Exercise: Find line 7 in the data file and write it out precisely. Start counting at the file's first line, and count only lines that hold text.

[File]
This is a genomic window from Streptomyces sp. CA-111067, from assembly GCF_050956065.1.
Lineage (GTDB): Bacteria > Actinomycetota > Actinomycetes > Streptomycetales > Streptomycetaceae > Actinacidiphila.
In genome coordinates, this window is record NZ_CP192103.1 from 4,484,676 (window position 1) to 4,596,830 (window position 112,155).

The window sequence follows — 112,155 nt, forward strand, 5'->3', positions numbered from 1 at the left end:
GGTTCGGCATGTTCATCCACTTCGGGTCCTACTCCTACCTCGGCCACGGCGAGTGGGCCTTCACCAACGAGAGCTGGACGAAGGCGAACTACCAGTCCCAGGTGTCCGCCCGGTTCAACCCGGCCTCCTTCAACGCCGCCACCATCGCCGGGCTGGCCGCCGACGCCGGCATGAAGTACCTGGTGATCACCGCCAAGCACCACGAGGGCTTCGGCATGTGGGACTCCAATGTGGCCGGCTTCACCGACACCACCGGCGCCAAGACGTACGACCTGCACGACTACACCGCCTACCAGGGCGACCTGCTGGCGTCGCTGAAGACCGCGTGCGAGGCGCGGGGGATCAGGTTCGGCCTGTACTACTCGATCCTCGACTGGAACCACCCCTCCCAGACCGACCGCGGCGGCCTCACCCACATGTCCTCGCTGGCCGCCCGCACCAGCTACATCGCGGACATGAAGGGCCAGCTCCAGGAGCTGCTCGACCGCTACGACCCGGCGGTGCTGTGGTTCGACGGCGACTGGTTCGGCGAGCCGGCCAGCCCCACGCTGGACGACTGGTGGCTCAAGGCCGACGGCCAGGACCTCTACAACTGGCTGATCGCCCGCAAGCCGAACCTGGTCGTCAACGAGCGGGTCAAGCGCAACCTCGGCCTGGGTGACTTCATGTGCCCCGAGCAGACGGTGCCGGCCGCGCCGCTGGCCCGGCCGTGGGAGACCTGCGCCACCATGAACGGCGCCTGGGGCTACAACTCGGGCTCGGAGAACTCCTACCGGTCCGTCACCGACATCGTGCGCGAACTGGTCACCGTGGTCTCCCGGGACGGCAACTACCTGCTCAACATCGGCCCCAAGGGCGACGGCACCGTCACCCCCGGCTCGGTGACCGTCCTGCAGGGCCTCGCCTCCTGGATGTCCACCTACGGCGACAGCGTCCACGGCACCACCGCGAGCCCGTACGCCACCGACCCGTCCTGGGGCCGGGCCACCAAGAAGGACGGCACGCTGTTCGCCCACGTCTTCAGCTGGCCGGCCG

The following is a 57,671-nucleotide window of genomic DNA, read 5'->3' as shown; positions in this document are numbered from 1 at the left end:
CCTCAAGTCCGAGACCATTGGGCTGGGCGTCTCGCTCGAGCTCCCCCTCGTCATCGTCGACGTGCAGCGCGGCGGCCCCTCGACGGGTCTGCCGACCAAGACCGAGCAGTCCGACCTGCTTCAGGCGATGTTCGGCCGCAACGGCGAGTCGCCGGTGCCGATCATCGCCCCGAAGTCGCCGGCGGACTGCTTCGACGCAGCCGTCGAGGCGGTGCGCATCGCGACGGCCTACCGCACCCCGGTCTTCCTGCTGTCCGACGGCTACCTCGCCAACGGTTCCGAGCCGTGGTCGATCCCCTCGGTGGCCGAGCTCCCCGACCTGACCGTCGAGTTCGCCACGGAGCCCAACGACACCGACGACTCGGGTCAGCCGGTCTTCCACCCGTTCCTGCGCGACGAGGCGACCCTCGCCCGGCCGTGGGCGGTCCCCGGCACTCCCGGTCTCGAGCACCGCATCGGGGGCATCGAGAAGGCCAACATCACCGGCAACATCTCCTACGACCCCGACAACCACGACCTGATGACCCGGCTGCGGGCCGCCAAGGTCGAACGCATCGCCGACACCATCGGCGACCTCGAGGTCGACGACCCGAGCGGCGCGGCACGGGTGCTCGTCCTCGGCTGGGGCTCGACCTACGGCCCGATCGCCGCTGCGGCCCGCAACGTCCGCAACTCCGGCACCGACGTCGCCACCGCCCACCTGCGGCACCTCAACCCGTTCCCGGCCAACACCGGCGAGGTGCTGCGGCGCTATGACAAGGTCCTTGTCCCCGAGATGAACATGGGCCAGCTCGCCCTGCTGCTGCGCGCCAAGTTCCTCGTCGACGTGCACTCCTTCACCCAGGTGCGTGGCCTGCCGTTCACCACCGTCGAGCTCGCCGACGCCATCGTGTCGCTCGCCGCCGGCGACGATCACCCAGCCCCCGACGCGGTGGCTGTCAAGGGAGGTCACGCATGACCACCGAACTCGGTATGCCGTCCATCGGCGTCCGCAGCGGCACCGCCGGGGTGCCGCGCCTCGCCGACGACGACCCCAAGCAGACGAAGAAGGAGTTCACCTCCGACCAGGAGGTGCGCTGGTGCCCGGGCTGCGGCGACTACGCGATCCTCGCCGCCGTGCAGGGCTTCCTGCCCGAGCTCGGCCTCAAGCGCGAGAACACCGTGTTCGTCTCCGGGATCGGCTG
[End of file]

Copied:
CCTCAAGTCCGAGACCATTGGGCTGGGCGTCTCGCTCGAGCTCCCCCTCGTCATCGTCGACGTGCAGCGCGGCGGCCCCTCGACGGGTCTGCCGACCAAGACCGAGCAGTCCGACCTGCTTCAGGCGATGTTCGGCCGCAACGGCGAGTCGCCGGTGCCGATCATCGCCCCGAAGTCGCCGGCGGACTGCTTCGACGCAGCCGTCGAGGCGGTGCGCATCGCGACGGCCTACCGCACCCCGGTCTTCCTGCTGTCCGACGGCTACCTCGCCAACGGTTCCGAGCCGTGGTCGATCCCCTCGGTGGCCGAGCTCCCCGACCTGACCGTCGAGTTCGCCACGGAGCCCAACGACACCGACGACTCGGGTCAGCCGGTCTTCCACCCGTTCCTGCGCGACGAGGCGACCCTCGCCCGGCCGTGGGCGGTCCCCGGCACTCCCGGTCTCGAGCACCGCATCGGGGGCATCGAGAAGGCCAACATCACCGGCAACATCTCCTACGACCCCGACAACCACGACCTGATGACCCGGCTGCGGGCCGCCAAGGTCGAACGCATCGCCGACACCATCGGCGACCTCGAGGTCGACGACCCGAGCGGCGCGGCACGGGTGCTCGTCCTCGGCTGGGGCTCGACCTACGGCCCGATCGCCGCTGCGGCCCGCAACGTCCGCAACTCCGGCACCGACGTCGCCACCGCCCACCTGCGGCACCTCAACCCGTTCCCGGCCAACACCGGCGAGGTGCTGCGGCGCTATGACAAGGTCCTTGTCCCCGAGATGAACATGGGCCAGCTCGCCCTGCTGCTGCGCGCCAAGTTCCTCGTCGACGTGCACTCCTTCACCCAGGTGCGTGGCCTGCCGTTCACCACCGTCGAGCTCGCCGACGCCATCGTGTCGCTCGCCGCCGGCGACGATCACCCAGCCCCCGACGCGGTGGCTGTCAAGGGAGGTCACGCATGACCACCGAACTCGGTATGCCGTCCATCGGCGTCCGCAGCGGCACCGCCGGGGTGCCGCGCCTCGCCGACGACGACCCCAAGCAGACGAAGAAGGAGTTCACCTCCGACCAGGAGGTGCGCTGGTGCCCGGGCTGCGGCGACTACGCGATCCTCGCCGCCGTGCAGGGCTTCCTGCCCGAGCTCGGCCTCAAGCGCGAGAACACCGTGTTCGTCTCCGGGATCGGCTG